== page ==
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Shirley residents concerned about truck traffic from border towns

Shirley residents concerned about truck traffic from border towns
Shirley residents concerned about truck traffic from border towns
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SHIRLEY — The prospect of problematic truck traffic generated by planned commercial developments in two neighboring towns is raising warning flags among local residents, some of whom aired their concerns at the Select Board meeting Monday night.

The issue is that Lunenburg and Lancaster have projects in the pipeline that include large distribution centers, mega trucking depots that could substantially up the number and frequency of big rigs rumbling through Shirley, potentially putting people, property and local roads at risk, according to those who spoke at the meeting.

The residents — including Robert Adam, Gordon Chase and Planning Board Chairman Janet Tice — wanted to know what, if anything, the town plans to do in response.

Tice, whose board took up the issue at a previous meeting, suggested creating a “truck exclusion” zone that would map out designated truck routes for large tractor-trailers, avoiding town roads that as Adam pointed out, were not built to handle heavy truck traffic.

When the Planning Board discussed the matter, Tice said the Lancaster and Lunenburg projects will benefit the other towns with a “big influx of tax dollars,” but there’s no positive side for Shirley.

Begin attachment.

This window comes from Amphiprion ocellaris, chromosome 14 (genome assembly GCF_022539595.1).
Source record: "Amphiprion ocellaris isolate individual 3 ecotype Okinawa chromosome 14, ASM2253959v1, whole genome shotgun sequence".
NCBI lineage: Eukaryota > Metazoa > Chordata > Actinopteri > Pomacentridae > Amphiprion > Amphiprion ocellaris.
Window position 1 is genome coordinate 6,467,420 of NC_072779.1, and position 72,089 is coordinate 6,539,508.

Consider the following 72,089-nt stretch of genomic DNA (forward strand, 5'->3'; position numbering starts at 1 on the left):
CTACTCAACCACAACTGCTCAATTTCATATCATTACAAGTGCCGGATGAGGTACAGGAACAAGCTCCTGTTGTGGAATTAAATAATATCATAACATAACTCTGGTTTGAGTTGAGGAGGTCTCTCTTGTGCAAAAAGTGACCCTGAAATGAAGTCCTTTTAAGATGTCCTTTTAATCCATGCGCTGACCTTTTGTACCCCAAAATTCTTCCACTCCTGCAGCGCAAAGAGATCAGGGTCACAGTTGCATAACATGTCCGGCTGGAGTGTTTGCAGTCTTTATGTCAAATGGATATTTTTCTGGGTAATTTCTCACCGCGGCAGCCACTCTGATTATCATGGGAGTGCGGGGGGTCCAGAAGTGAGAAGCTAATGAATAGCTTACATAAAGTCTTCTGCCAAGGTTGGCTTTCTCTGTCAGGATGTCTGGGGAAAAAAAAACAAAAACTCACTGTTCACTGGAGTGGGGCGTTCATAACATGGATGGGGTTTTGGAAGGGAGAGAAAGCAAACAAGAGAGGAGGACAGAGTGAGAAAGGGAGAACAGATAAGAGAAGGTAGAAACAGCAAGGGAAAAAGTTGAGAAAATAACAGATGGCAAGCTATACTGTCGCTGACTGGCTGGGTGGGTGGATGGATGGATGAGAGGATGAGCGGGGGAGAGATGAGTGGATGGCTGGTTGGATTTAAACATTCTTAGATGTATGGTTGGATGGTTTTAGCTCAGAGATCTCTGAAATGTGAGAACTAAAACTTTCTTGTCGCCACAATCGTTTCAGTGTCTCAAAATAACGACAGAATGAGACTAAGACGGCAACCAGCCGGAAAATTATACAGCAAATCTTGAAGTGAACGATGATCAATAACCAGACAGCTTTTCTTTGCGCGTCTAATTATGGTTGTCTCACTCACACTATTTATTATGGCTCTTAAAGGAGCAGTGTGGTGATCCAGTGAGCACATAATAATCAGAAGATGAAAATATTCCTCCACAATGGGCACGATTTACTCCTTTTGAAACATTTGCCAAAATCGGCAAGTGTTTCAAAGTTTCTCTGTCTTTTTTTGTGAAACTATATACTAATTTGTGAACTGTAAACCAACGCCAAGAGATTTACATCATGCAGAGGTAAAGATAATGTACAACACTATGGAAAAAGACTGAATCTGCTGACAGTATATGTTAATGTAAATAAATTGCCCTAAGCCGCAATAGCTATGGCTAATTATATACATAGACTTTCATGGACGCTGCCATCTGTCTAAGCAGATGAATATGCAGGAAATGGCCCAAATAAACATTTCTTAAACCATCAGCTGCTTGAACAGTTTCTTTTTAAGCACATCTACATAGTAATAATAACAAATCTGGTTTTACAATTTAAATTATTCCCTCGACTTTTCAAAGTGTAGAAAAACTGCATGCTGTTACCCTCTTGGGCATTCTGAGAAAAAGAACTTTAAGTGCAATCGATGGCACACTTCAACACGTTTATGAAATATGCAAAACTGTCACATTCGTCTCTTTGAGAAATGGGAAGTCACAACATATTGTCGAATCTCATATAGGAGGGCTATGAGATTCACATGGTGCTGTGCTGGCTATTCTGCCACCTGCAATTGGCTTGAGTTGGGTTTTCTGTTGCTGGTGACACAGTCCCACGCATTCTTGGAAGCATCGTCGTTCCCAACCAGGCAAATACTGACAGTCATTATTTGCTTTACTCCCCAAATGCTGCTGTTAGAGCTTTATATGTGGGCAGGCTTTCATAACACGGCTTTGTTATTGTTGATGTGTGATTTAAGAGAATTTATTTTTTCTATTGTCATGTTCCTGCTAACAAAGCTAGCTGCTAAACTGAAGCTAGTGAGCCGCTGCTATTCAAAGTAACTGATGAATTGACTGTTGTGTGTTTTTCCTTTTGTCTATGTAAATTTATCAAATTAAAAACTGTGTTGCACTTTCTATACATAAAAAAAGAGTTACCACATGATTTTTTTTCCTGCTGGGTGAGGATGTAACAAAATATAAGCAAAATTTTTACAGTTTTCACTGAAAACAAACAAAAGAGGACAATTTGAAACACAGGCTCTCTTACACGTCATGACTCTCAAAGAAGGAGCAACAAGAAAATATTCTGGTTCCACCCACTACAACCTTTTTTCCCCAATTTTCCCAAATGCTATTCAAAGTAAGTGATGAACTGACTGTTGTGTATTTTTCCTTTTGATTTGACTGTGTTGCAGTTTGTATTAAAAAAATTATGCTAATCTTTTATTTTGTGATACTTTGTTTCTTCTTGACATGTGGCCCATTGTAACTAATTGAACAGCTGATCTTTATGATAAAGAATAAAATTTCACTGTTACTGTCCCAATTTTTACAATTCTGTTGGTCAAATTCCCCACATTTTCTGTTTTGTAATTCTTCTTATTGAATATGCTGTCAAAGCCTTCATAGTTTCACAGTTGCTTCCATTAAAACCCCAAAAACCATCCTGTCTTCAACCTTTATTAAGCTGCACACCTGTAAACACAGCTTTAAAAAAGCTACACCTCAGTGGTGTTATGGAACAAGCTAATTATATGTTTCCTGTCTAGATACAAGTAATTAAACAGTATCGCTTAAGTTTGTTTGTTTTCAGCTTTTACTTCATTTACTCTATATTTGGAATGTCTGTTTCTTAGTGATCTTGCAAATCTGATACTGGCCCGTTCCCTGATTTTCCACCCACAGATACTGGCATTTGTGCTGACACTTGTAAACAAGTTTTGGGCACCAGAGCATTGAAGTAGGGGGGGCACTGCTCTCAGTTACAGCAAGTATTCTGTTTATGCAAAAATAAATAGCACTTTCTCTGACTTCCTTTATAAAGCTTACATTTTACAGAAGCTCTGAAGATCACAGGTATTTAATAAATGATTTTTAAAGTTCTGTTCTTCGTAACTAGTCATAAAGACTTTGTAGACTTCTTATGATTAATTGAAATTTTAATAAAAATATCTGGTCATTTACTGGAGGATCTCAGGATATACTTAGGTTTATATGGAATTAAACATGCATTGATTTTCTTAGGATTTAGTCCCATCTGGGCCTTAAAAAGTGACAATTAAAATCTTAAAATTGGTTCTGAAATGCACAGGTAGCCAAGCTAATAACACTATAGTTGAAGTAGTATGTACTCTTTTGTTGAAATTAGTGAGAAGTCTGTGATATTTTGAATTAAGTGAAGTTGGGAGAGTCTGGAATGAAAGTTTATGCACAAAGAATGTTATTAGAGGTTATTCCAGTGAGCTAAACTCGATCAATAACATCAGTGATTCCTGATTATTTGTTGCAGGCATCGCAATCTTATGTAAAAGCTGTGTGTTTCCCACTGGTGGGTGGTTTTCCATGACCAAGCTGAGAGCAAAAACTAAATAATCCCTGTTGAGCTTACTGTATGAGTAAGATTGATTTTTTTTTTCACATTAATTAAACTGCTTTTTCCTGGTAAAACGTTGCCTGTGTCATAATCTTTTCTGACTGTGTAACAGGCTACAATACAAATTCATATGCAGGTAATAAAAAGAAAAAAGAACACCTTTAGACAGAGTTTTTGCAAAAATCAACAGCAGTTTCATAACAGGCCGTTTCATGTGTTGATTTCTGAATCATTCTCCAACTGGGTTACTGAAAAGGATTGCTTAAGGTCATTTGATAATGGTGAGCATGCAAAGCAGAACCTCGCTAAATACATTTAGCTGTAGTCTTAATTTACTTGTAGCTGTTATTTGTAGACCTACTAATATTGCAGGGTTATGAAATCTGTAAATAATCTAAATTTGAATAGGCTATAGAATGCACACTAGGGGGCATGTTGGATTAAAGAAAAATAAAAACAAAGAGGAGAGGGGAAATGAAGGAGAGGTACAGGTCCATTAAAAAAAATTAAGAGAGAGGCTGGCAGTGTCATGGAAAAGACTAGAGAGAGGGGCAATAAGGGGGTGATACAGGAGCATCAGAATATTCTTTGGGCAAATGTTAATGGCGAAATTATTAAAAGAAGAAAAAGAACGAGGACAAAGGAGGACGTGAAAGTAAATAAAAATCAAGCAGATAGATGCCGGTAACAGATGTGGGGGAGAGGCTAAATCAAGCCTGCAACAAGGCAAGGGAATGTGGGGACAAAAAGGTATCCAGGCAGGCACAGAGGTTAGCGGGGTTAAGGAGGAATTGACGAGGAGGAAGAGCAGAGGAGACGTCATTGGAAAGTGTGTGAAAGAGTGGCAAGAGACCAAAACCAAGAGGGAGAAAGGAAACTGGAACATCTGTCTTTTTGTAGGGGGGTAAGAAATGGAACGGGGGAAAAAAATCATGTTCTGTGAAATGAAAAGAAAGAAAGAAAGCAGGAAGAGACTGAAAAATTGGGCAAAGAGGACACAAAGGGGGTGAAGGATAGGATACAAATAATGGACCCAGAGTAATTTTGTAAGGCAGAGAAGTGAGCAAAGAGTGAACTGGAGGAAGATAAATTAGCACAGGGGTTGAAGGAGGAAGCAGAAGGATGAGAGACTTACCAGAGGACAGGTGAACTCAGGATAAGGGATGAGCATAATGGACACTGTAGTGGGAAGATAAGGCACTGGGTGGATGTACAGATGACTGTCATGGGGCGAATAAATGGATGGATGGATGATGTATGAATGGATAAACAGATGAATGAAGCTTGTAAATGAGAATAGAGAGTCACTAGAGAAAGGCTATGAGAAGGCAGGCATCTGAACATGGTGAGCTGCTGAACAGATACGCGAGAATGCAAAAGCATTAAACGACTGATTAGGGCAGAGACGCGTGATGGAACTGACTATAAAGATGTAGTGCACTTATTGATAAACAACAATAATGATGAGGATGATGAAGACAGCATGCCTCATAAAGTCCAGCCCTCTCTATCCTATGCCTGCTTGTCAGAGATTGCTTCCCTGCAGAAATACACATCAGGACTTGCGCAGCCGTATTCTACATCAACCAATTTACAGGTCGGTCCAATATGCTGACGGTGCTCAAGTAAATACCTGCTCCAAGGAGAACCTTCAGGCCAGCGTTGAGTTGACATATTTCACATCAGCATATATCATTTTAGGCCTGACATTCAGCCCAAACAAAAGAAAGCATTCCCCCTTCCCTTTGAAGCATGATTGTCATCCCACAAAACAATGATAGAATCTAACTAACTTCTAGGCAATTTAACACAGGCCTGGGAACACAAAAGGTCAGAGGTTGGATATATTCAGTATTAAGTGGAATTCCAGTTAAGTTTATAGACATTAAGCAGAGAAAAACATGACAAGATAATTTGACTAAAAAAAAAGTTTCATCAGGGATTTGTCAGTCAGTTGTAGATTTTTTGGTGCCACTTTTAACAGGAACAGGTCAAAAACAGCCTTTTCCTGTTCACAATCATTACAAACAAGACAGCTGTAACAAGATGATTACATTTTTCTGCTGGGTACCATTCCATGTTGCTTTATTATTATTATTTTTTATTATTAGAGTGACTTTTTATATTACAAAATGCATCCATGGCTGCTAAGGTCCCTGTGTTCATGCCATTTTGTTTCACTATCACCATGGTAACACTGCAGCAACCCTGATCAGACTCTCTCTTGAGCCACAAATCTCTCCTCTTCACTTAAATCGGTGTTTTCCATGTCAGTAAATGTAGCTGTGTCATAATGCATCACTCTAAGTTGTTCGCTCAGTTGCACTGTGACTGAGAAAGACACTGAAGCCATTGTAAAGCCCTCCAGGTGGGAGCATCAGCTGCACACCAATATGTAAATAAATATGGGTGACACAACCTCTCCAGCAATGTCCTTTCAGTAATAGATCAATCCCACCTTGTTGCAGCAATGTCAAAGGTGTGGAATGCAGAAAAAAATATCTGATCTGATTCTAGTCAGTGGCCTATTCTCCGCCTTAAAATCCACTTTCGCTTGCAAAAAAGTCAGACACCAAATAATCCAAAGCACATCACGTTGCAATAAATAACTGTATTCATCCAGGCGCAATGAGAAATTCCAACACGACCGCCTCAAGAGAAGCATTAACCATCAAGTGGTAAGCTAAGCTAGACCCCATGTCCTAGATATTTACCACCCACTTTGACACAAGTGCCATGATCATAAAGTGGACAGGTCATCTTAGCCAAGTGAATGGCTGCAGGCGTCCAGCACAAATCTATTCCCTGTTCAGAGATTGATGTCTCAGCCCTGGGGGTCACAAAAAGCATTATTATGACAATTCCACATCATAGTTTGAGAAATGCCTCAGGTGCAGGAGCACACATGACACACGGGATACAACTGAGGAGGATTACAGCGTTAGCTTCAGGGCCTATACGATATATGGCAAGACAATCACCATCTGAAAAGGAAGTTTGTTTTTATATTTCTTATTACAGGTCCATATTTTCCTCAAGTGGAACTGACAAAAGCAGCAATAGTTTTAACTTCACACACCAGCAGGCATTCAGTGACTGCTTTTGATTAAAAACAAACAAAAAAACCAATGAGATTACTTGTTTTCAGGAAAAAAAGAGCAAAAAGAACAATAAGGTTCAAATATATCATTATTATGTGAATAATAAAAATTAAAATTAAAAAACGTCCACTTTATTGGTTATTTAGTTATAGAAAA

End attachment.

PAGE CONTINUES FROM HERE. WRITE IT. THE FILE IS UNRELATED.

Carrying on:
“We gain nothing and lose everything … is how I see it,” she said.

Chase agreed. Promising the Select Board he’d hold off on his “passionate speech” about Shirley’s cherished “rural character,” he noted its importance to townspeople and how these projects threaten it.

He said there must be a way to balance “responsible development” with retaining “the wonderful and rare rural character that we love.” But the distribution centers pose a threat, no question, he said.

Chase said he sees more 18-wheelers barreling through the center of town these days, including car-carriers going to and from businesses on Great Road. Two new truck depots book-ending Shirley’s borders will make matters worse, in his view.

“If we’re smart, we’ll … start planning now,” he said.

If the solution is a truck exclusion zone, the question then becomes how to structure traffic studies that the Massachusetts Department of Transportation will require.

Those at the table and in the audience agreed it would be a challenge, gathering needed data and community input and coming up with preventative strategies “before the problem becomes real.”

Select Board member Bryan Sawyer said the board will address the issue in depth later and will host a presentation in February.

Adam suggested “no cost … or low cost” measures the town can take in relatively short order, such as lowering speed limits and posting signs.

Chairman Debra Flagg said it’s tough to know, ahead of time, how this matter will play out. “We can’t count the number of trucks taking Route 2,” she said.

And at this point, with the other towns’ plans still on the drawing board, “we don’t know” what the future scenario might look like, she added.

Sawyer noted that the truck exclusion zone option would involve a process, with an array of moving parts.

“A lot of residents have legitimate concerns,” Sawyer said. “We want to do things correctly,” he said, explaining why the issue was an agenda topic at this point but would be fully addressed next month.

“We have reached out to agencies to find out how to start … to structure this process,” he said, adding the board would know more by mid February and can then share that information with residents.

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